Kigali hosts regional choreography workshop


South African choreographer and dance mentor Mantsoe takes participants through the drills. Courtesy photo

Twelve young contemporary dancers from across the continent are in Kigali for a two-week dance and choreography training.

The training is a joint project of Ecoles de Sables, a dance school based in Senegal in collaboration with Amizero Kompagnie, a local contemporary dance troupe.

Of the twelve participants, four are from Rwanda, two from Uganda, three from Kenya, two from Democratic Republic of Congo, while one is Tanzanian.

The dance workshop kicked off on Monday February 6th at the Kigali Sports Club (La Cercle Sportif de Kigali).

Vincent Sekwati Koko Mantsoe, a dancer, dance choreographer, teacher and mentor from South Africa is facilitating the workshop.

“My role is to give my knowledge to these young artists to be more openly creative and develop their own work in a broader sense. It’s a learning experience of how to use different materials when they go back to their own countries or even here in Rwanda because in most cases, young people learn from videos on YouTube, but it’s not the same as taking lessons from experienced mentors,” he explains.

Currently based in France, Mantsoe is the founder and Artistic Director of Association NOA-CIE Vincent Mantsoe, a non-profit dance company he created in 2005.

Wesley Ruzibiza, the founder and director of Amizero Dance Kompagnie, reveals that this is the longest contemporary dance workshop to come to Kigali so far.

“We had dance technique trainings at past festivals like the ‘East African Nights of Tolerance’ but a choreography training tool for young choreographers is a first. It’s very important because this kind of training doesn’t happen quite a lot not only in Rwanda but the entire East African region because there’s not a lot of institutions teaching contemporary dance around here,” he explains.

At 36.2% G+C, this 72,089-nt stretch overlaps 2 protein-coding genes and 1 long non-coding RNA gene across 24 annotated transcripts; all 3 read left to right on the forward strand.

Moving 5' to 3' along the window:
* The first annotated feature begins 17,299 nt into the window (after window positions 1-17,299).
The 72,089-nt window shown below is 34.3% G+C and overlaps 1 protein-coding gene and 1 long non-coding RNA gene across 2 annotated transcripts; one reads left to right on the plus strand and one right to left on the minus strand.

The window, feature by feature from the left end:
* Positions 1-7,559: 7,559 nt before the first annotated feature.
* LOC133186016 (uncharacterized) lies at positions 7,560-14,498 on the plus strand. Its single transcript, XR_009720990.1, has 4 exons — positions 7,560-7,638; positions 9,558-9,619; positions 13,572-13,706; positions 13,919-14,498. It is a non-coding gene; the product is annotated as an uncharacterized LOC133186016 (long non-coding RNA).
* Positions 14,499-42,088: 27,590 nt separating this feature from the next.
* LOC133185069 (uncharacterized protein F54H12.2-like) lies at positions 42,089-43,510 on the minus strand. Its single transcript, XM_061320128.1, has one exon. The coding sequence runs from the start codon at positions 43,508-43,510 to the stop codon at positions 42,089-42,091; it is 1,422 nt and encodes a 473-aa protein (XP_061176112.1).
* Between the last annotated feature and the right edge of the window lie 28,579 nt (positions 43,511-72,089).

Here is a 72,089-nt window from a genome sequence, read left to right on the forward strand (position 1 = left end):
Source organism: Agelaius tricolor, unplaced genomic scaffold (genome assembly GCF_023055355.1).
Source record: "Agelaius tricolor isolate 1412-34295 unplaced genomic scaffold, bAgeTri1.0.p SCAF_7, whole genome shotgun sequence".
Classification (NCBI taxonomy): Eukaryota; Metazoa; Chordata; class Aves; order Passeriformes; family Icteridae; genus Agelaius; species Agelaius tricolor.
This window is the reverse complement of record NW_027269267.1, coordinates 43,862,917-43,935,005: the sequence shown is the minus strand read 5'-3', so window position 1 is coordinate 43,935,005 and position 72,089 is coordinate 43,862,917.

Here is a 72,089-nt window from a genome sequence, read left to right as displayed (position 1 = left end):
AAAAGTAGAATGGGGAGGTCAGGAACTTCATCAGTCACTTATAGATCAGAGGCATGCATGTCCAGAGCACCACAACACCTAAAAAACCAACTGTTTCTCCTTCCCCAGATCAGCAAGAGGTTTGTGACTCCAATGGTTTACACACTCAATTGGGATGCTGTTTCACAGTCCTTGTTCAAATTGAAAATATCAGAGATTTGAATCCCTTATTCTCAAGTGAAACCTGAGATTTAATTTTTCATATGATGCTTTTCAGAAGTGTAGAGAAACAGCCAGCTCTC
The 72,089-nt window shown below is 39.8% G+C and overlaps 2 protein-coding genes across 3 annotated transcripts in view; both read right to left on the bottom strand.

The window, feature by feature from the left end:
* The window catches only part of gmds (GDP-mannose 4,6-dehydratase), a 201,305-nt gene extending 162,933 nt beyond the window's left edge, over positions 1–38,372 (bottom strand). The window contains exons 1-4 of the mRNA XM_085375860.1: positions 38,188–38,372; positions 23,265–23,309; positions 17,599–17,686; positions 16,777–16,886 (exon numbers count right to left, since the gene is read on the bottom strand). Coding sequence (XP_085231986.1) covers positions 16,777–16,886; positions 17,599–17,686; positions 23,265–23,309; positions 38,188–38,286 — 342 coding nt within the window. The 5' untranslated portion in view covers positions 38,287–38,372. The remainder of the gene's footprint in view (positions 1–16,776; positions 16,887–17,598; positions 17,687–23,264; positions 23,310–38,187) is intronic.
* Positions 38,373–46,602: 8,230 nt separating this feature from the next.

The participants hail from varied dance backgrounds, ranging from traditional dance, to hip hop, and contemporary dance.

“It was very important that we have a workshop like this in the region where there are people who have never been exposed to choreography workshop tools, not people that already know what to do. That was our condition for organising this workshop,” he added.

However, only two participants out of the ten are girls; Joselyne Murekatete from Rwanda, and Stella N. Situma from Kenya.

“We had a call of application and we didn’t get a lot of ladies applying. But even then, we had to pick only those that were deserving, so we ended up with only two,” Ruzibiza says.

The two ladies were not randomly selected just because no one else applied. Four girls applied, and two were selected due to their very qualified CV and experience in the sector,” Ruzibiza explains the low turnout of female participants.

On Friday February 17, the dancers will stage a performance at the residence of the Belgian ambassador to Rwanda to showcase the skills and techniques acquired from the workshop.